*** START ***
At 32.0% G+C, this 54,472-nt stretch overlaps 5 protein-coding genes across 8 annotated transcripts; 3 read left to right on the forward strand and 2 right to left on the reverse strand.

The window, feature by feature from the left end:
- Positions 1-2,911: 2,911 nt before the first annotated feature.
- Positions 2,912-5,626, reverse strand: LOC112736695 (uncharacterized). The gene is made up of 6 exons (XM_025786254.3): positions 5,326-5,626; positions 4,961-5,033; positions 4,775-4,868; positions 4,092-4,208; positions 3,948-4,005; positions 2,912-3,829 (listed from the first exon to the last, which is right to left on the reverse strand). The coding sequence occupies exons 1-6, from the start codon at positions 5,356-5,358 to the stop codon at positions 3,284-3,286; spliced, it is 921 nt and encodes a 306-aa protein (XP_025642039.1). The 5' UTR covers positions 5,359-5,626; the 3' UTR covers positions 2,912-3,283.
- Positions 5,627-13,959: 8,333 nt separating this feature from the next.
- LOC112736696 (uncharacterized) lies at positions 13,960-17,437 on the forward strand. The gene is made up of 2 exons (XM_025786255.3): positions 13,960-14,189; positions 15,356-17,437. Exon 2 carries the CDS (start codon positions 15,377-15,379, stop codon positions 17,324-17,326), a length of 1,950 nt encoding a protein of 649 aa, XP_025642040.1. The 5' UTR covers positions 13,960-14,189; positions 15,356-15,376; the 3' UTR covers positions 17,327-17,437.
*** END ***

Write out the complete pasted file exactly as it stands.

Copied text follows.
At 32.0% G+C, this 54,472-nt stretch overlaps 5 protein-coding genes across 8 annotated transcripts; 3 read left to right on the forward strand and 2 right to left on the reverse strand.

The window, feature by feature from the left end:
- Positions 1-2,911: 2,911 nt before the first annotated feature.
- Positions 2,912-5,626, reverse strand: LOC112736695 (uncharacterized). The gene is made up of 6 exons (XM_025786254.3): positions 5,326-5,626; positions 4,961-5,033; positions 4,775-4,868; positions 4,092-4,208; positions 3,948-4,005; positions 2,912-3,829 (listed from the first exon to the last, which is right to left on the reverse strand). The coding sequence occupies exons 1-6, from the start codon at positions 5,356-5,358 to the stop codon at positions 3,284-3,286; spliced, it is 921 nt and encodes a 306-aa protein (XP_025642039.1). The 5' UTR covers positions 5,359-5,626; the 3' UTR covers positions 2,912-3,283.
- Positions 5,627-13,959: 8,333 nt separating this feature from the next.
- LOC112736696 (uncharacterized) lies at positions 13,960-17,437 on the forward strand. The gene is made up of 2 exons (XM_025786255.3): positions 13,960-14,189; positions 15,356-17,437. Exon 2 carries the CDS (start codon positions 15,377-15,379, stop codon positions 17,324-17,326), a length of 1,950 nt encoding a protein of 649 aa, XP_025642040.1. The 5' UTR covers positions 13,960-14,189; positions 15,356-15,376; the 3' UTR covers positions 17,327-17,437.